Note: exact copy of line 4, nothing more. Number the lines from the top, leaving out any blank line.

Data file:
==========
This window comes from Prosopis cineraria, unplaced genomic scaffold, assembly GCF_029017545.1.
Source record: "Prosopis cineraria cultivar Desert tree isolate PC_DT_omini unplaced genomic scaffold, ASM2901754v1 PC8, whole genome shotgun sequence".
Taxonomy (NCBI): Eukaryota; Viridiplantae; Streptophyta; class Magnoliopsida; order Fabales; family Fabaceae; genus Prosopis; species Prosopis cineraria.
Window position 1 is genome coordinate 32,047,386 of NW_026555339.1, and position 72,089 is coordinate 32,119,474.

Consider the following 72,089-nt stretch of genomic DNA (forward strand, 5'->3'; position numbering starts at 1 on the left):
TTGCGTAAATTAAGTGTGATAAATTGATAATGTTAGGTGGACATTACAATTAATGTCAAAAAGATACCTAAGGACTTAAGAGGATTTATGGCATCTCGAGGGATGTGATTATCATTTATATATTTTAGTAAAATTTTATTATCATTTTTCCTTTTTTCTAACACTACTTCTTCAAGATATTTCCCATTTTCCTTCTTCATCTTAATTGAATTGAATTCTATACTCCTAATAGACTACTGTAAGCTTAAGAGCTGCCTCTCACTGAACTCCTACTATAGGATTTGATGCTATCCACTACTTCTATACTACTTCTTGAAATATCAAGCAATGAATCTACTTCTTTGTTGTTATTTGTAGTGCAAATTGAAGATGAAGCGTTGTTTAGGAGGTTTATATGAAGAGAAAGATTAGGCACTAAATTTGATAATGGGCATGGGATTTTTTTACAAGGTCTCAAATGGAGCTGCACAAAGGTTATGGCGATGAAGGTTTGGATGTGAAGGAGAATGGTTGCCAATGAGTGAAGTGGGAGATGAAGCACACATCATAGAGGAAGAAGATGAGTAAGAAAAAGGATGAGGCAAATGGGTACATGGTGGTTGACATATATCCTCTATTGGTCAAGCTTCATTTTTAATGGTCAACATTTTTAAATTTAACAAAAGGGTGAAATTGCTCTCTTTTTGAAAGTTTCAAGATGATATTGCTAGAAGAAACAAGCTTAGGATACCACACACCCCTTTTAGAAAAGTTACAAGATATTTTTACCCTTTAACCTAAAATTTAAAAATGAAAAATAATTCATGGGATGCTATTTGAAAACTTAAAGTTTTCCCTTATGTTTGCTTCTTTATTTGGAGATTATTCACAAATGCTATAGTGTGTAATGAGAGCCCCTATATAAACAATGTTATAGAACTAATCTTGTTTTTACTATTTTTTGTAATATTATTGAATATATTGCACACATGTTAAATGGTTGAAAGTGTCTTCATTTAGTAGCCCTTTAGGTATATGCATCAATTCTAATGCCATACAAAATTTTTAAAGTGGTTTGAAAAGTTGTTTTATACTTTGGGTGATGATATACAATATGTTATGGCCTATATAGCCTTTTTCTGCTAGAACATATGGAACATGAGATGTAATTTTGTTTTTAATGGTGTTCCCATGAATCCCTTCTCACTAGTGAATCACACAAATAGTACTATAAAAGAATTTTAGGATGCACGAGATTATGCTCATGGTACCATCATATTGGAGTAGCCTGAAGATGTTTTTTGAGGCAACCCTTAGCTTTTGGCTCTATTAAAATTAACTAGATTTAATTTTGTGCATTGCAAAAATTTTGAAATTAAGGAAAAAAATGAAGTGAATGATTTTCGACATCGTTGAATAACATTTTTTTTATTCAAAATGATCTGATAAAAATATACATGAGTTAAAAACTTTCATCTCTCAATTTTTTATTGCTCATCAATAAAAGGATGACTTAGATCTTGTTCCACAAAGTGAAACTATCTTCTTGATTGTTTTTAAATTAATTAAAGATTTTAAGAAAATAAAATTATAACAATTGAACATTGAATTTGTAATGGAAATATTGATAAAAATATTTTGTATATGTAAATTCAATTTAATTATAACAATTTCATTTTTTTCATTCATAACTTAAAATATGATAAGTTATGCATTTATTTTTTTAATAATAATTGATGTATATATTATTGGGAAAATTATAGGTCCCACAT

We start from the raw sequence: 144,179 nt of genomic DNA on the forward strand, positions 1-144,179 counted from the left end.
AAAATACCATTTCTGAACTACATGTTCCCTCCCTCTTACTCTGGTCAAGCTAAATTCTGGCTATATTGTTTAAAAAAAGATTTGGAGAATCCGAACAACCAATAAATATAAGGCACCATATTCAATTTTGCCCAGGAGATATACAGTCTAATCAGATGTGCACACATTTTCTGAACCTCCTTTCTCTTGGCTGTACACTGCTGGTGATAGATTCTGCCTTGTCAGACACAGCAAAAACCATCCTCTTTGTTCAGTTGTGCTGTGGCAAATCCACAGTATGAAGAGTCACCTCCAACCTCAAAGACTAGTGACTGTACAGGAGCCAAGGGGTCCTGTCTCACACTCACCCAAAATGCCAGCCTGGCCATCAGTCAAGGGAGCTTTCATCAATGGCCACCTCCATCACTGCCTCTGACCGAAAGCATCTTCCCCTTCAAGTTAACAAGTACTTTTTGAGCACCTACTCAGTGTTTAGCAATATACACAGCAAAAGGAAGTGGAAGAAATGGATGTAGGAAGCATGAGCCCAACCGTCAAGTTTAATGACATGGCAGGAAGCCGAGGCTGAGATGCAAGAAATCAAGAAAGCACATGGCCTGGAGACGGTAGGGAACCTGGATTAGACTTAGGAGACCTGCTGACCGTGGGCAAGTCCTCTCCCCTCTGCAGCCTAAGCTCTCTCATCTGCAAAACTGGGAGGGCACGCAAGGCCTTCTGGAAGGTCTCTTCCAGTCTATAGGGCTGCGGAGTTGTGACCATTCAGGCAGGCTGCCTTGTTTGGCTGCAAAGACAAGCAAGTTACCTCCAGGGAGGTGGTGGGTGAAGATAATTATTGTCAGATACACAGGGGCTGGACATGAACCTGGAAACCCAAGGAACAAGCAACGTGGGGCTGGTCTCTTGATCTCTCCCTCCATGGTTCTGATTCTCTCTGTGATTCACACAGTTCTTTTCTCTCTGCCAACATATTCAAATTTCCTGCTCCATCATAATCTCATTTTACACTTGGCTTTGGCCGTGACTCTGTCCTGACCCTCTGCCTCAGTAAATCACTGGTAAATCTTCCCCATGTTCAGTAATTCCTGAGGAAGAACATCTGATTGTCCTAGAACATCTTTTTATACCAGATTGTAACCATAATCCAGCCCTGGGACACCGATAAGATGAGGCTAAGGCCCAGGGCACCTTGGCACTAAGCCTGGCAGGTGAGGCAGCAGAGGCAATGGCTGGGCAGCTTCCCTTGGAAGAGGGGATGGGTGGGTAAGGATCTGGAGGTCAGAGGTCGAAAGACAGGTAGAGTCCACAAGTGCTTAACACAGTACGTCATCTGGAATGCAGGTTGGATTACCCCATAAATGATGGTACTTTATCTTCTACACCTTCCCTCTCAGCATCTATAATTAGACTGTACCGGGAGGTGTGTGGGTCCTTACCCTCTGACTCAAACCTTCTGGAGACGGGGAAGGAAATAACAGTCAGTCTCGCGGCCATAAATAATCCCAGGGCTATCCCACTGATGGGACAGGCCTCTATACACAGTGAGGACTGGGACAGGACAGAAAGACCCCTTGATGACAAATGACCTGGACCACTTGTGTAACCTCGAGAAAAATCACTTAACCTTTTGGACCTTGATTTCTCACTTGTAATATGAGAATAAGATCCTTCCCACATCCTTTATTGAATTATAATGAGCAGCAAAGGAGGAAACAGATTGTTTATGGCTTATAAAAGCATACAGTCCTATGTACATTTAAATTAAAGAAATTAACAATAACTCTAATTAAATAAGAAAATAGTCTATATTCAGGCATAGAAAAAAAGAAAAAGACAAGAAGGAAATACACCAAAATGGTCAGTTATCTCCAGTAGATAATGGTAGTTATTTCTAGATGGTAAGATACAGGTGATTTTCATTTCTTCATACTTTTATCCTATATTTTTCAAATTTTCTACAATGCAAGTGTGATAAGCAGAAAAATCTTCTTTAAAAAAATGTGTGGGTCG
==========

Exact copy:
Window position 1 is genome coordinate 32,047,386 of NW_026555339.1, and position 72,089 is coordinate 32,119,474.